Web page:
Heartwood Convict Redemption ex-Sullivans Cove Cask Strength Tasmanian Malt Whisky Batch #2 - Historic

Heartwood Convict Redemption ex-Sullivans Cove Cask Strength Tasmanian Malt Whisky Batch #2 - Historic

$840 AUD


Convict Redemption Batch 2 was distilled at Tasmania Distillery (Sullivans Cove) in May 2001 and matured in port cask HH611 until it was bottled in December 2013.

At 71.9% there were 177 bottles in this release.

Tasting Notes

NOSE: It starts with interesting floral characteristics; honeydew, mango, melon and nashi pear take the fore. Wild garlic, sautéed mushrooms and pine forest floor form a counterpoint to the fruits and offer two different playing grounds for the malt to evolve. These are rounded and sumptuous aromas, which entice investigation. Marshmallows give a soft pillow while meringue gives an ‘eggy’ quality that melds with vanilla seamlessly. On a second pass, hints of blackberries and strawberries lurk on the fruit end of the spectrum while potatoes in hessian sacks emerge from the other.

PALATE: On entry, viscous acacia honey becomes thick caramel before turning into fudge. A nod to chestnuts becomes home made buttered popcorn on the expansion. Merengue translates from the nose to the mouth giving a chewy quality and offering a flick of vanilla.

FINISH: A vague salinity is overwhelmed by buttered brioche before oak sugars prevail to lend the impression of Chinese egg tarts. Roasted nuts (pecan, chestnuts and walnuts) have the fade with chocolate brownies and baking spices. (The Whisky Empire)

This product is located in Australia.



Heartwood is the creation of whisky connoisseur extraordinaire, Tim Duckett. He has been buying barrels of whisky from the various Tasmanian distillers for a considerable number of years and then bottling them, after careful tasting and nosing, to produce some wonderful expressions with highly imaginative names and lovely labels to match.

 Duckett is, in effect, the leading independent bottler of Tasmanian whiskies and, as such, deserves a very special place in the Tasmanian whisky story, not least because he has brought to the table an element of excitement and expectation, which might never have existed without him. His knowledge is more than matched by his enthusiasm, which gets wrapped up in a certain poetic flare as in the names of his whiskies and his highly imaginative descriptions of them.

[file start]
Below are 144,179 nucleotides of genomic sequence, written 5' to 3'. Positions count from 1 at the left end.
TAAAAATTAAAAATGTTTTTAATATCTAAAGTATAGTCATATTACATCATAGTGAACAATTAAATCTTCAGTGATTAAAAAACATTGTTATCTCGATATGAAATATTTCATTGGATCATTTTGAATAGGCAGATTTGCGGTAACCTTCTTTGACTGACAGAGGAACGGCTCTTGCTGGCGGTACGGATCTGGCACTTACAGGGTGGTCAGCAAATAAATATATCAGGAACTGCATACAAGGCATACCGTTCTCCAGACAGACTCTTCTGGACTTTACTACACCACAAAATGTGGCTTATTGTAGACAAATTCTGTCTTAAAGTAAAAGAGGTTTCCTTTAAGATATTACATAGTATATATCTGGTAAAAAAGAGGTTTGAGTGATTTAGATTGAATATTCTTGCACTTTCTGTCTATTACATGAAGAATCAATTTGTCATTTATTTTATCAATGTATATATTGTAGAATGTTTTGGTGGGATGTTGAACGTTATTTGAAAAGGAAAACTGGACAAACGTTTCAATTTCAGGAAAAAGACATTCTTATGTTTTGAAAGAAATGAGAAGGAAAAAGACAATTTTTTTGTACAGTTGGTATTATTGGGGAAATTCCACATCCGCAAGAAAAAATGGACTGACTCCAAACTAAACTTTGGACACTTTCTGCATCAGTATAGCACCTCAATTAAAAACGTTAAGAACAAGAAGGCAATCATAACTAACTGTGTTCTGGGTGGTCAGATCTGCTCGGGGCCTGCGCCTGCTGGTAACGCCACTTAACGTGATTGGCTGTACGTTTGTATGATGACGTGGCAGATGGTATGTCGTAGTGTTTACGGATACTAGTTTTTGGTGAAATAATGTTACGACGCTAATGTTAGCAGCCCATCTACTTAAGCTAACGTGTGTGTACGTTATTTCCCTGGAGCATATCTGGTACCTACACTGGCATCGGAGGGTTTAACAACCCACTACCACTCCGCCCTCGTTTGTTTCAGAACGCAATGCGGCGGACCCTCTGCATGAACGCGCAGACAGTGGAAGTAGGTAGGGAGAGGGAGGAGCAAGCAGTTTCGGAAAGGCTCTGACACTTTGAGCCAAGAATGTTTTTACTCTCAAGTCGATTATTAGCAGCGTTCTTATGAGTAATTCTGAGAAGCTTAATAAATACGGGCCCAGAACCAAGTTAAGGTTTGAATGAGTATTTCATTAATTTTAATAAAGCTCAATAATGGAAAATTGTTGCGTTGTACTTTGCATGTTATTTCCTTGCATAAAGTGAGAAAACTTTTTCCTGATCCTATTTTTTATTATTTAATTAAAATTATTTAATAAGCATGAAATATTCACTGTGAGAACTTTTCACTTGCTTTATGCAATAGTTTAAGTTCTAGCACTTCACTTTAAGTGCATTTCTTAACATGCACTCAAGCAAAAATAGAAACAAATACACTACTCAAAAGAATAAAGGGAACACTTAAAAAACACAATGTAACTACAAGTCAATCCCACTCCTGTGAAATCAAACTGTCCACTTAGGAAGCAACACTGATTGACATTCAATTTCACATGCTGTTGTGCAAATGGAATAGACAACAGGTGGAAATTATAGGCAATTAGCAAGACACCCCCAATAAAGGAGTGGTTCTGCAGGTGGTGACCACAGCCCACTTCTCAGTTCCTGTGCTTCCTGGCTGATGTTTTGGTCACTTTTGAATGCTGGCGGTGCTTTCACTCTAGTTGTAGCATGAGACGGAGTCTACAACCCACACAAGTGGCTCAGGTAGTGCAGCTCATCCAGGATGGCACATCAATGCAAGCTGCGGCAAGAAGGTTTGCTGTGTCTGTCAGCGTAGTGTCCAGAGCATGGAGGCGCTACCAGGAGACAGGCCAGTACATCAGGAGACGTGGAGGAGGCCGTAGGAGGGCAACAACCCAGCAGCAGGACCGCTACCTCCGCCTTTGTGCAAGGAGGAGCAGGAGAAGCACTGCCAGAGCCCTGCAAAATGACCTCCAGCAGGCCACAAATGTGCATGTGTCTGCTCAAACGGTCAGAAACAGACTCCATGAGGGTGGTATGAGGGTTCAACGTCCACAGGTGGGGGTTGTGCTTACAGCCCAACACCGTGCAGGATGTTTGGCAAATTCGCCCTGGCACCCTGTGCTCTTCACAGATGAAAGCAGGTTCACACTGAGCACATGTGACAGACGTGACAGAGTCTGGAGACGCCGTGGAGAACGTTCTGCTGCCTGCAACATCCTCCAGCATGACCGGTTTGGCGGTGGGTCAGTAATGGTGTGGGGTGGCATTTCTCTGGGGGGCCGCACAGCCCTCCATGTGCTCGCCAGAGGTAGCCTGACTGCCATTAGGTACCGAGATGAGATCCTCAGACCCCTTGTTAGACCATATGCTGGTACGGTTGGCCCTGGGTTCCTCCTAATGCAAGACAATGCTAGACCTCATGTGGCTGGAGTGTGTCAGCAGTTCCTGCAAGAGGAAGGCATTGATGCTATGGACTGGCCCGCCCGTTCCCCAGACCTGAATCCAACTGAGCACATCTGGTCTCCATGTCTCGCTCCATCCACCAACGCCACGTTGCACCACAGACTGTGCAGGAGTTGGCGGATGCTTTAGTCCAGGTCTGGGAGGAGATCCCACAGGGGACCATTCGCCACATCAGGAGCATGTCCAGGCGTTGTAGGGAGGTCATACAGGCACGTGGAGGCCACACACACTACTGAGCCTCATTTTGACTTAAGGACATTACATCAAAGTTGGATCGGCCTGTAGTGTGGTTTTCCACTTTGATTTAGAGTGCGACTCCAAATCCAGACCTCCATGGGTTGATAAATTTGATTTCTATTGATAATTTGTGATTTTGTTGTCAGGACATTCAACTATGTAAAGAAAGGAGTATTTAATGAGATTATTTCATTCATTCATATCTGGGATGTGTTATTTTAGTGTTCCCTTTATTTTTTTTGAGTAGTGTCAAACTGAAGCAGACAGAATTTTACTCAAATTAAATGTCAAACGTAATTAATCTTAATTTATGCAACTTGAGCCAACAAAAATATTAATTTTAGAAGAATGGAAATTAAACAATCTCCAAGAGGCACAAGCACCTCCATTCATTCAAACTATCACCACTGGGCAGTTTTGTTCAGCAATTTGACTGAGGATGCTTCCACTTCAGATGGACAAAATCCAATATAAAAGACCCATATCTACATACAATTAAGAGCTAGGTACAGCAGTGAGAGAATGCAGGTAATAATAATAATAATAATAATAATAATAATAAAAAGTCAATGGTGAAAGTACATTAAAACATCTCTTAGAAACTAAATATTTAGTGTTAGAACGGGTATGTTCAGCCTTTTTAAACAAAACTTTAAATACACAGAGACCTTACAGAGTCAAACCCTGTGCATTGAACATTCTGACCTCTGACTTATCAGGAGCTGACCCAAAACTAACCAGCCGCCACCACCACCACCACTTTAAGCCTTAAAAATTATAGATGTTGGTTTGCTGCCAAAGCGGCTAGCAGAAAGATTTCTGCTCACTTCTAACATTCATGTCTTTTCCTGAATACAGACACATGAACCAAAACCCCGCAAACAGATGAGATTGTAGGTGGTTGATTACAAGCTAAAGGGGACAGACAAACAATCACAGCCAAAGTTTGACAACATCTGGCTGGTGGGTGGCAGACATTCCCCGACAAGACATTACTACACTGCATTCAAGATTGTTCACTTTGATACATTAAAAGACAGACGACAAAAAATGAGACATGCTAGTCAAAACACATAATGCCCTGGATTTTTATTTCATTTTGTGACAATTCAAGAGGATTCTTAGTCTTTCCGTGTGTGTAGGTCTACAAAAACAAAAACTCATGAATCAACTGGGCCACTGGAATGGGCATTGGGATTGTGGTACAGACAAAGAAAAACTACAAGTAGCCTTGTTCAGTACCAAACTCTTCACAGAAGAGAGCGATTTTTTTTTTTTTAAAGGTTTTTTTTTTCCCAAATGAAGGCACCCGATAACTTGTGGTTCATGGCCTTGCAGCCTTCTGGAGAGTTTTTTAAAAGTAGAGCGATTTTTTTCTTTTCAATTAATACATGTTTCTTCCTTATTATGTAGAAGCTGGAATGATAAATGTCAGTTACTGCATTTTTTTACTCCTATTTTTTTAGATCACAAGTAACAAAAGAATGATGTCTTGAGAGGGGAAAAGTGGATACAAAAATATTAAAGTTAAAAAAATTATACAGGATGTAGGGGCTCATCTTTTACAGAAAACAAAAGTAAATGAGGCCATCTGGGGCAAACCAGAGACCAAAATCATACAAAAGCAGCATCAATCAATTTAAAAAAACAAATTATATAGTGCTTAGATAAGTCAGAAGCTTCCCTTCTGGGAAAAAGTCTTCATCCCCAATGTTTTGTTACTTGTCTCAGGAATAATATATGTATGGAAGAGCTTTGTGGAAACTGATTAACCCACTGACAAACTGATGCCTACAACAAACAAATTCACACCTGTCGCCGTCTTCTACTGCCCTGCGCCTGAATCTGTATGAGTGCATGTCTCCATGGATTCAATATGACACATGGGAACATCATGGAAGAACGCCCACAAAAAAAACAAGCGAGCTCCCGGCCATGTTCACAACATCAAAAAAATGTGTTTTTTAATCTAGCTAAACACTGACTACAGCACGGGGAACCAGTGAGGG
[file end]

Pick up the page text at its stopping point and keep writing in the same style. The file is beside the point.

Who else other than Duckett would draw on Jurassic Park to describe his whiskies! Thus, the long necked and long-tailed brontosaurus beautifully depicts a whisky that starts off a bit thin but then quickly broadens out to a thick body and then gradually tails off to a rather long finish.

 Tim’s creativity does not end there because he also marries or blends different casks of whisky to produce something that is peculiar to his particular vision of what makes a good drop. There is a tradition of this in Scotland and the result used to be called a “vatted malt” but is now referred to as “blended malt”. Whilst there is always the suspicion that this process might be used to absorb a poor whisky by masking it through blending it with something better, in the Heartwood case the end results speak for themselves.

 To give full credit to, and due recognition of Tim Duckett’s efforts, we can do no better than provide here a modest inventory of some past examples of the Heartwood product range, none of which is, as far as we know, available on the open market.